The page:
I don’t do politics on social media (nor in the pulpit), but I feel an exception is warranted – on social media, anyway. With the exception that I don’t really care that Donald Trump has not previously held public office, nor do I care that neither Ben Carson nor Carly Fiorina have ever held public office, pretty much everything else Peter Wehner writes in his Op Ed for the New York Times, Why I Will Never Vote for Donald Trump, reflects my sentiments. I am disturbed by Trump’s behavior, and even more so by some of his supporters who have compromised core values and beliefs to empower him.
I know. This is politics. And Trump’s supporters have every right to support him, for whatever the reasons. For a time I was open to the possibility, despite questions about the basis of his present positions. I accept that people change. But with no history, or substantive rationale for changes in convictions, I can only wonder how long it will be, or what circumstances might arise, before we see some of these key convictions shift back.
More disturbing to me than Trump are some of his supporters. Here I do not mean the rank-and-file Trump supporters, who enjoy the bravado, and with whom the simple catch phrase “Make America Great Again” resonates. I too am entertained, or at least I have been, to a degree. And I appreciate the vision of restoring the greatness of the USA – even if I am a little unclear whether Trump’s definition of what would make America great and my definition are similar; and even if Trump’s specific plans to usher in such restoration seem a little fuzzy to me. I am disturbed most by those who are endorsing Trump, even when Trump clearly does not represent their core values and beliefs. In other words, I am most chagrined by Christians – especially those claiming to be Evangelicals – who are compromising their faith to endorse Trump.
Now let me be clear here. Every citizen of the USA has a right to support whatever candidate they want. I do not believe Christians have a responsibility to restrict their vote to only Christian candidates. Therefore, I support the right of my fellow Christians, even fellow Evangelicals, to support Trump, if they believe he would be the best leader for our country. (Check out Mark Tooley’s thoughtful piece: Trump, Evangelicals & Security.) What I do not accept are Christians – especially Evangelicals – who will rewrite the Faith to justify their support.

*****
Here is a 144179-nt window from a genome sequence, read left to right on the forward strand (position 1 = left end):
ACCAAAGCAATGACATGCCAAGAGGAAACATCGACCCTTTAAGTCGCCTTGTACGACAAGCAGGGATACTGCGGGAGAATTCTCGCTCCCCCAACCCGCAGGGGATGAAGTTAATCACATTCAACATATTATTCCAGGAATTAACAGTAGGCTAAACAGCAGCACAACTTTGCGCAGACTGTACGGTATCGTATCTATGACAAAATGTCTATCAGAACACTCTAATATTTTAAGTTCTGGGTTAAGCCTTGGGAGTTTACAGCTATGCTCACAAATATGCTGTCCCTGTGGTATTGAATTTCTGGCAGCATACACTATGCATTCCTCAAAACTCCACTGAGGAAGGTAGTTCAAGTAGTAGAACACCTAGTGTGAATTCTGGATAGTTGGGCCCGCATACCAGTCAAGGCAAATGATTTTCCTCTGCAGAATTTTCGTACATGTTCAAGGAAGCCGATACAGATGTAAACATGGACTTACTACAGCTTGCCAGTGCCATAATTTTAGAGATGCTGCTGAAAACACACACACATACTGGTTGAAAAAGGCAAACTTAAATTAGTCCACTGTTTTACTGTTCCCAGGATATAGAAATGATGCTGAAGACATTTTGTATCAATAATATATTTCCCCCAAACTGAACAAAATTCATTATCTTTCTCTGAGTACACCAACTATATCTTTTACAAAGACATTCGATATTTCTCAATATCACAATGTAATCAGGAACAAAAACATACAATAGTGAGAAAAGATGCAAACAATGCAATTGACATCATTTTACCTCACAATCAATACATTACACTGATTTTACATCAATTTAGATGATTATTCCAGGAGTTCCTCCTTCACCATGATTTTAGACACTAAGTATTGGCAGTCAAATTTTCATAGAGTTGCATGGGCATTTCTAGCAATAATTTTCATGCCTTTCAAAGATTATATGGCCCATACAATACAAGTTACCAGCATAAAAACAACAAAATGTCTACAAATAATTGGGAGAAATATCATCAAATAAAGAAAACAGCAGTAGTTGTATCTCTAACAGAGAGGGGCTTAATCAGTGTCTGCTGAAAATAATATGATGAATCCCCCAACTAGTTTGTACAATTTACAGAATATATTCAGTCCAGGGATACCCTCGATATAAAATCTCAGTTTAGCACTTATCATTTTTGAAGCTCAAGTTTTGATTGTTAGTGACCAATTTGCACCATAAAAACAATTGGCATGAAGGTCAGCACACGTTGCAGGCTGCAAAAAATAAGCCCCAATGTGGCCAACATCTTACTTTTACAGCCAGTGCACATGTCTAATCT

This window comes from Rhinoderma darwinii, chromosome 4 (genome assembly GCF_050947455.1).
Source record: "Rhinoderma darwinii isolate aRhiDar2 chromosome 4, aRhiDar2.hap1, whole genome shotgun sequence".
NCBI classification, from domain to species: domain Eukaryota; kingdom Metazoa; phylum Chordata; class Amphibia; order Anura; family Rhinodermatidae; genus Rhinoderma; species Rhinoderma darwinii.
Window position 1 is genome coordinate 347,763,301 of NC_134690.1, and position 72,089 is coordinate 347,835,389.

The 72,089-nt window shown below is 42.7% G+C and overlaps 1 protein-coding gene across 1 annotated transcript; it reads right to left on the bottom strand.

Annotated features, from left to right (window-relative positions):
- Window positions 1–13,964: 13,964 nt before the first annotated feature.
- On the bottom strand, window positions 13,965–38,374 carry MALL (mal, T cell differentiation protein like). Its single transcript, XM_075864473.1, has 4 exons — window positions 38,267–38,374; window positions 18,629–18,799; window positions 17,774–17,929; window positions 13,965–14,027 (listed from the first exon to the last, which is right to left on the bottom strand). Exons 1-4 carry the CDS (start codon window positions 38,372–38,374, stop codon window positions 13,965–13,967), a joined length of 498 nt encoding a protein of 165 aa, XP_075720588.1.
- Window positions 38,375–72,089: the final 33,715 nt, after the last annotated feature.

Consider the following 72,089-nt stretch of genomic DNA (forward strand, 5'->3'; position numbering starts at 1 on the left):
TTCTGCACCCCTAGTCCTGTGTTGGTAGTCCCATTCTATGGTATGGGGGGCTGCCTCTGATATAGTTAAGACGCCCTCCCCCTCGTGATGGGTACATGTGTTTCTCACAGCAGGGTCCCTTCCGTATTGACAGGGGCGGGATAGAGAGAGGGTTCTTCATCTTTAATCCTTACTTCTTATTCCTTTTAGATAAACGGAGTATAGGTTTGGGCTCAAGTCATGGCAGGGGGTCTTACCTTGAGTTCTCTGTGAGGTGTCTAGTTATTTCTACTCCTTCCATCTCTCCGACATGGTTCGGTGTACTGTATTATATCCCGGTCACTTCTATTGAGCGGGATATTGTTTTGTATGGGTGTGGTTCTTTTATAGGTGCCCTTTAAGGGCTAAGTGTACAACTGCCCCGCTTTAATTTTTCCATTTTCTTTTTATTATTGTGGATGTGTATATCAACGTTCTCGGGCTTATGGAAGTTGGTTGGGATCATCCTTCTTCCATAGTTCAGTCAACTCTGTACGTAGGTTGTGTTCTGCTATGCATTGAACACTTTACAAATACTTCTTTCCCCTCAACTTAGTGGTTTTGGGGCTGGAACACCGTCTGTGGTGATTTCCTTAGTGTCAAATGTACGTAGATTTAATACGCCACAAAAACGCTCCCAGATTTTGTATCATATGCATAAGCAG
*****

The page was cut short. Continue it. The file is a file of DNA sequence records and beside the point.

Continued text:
The poster boy of my ire is Jerry Falwell, Jr.
In recent months Falwell has made some asinine statements and decisions. Among them was to invite Trump to speak at Liberty University, where Falwell is currently president, on Martin Luther King Day. Again, I need to be clear. I support Liberty University’s decision to have Trump speak, just as I appreciated them inviting Bernie Sanders to speak. A university is a place of ideas, where a variety of viewpoints should be allowed to be expressed. So as long as a clear distinction is made between a chapel service (during which any speakers should intelligently and faithfully exalt the One True God) and a convocation (where any variety of ideas could be expressed) I have no problem. But given Trump’s history, or at least his reputation, of bigoted statements, it seems more wisdom could have been exercised about the date when Trump would be invited to speak. A day that is designated to highlight efforts to bring about racial reconciliation does not seem the most sensitive or appropriate. Of course that is just a judgment call. (For anyone interested, my friend Marc Corbett, a Liberty University alumnus, wrote an excellent piece for The Gospel Coalition. Take a moment to listen to Marc’s lament: Why I Will Protest a School I Love.)
Most disturbing to me is Falwell’s recent total redefinition of Christianity in his justification for inviting Trump to speak on MLK Day, and in his subsequent official endorsement of Trump. Again, I believe Falwell has the right to support, and even endorse, whoever he wants. In his formal endorsement Falwell said only that:
“[Trump is] a successful executive and entrepreneur, a wonderful father and a man who I believe can lead our country to greatness again.”
But Falwell’s previous justification and reasoning was this:
“I have seen firsthand that his staff loves him and is loyal to him because of his servant leadership. In my opinion Donald Trump lives a life of loving and helping others as Jesus taught in the great commandment.”
Falwell has since offered an explanation, an Op Ed in the Washington Post. And I concur with much of his reasoning, even if I would not land on the same candidate. Nevertheless, his reasoning and his freedom – both as an American and as a Christian – to endorse Trump does not negate Falwell’s compromise of the gospel, and his misuse of the scripture.
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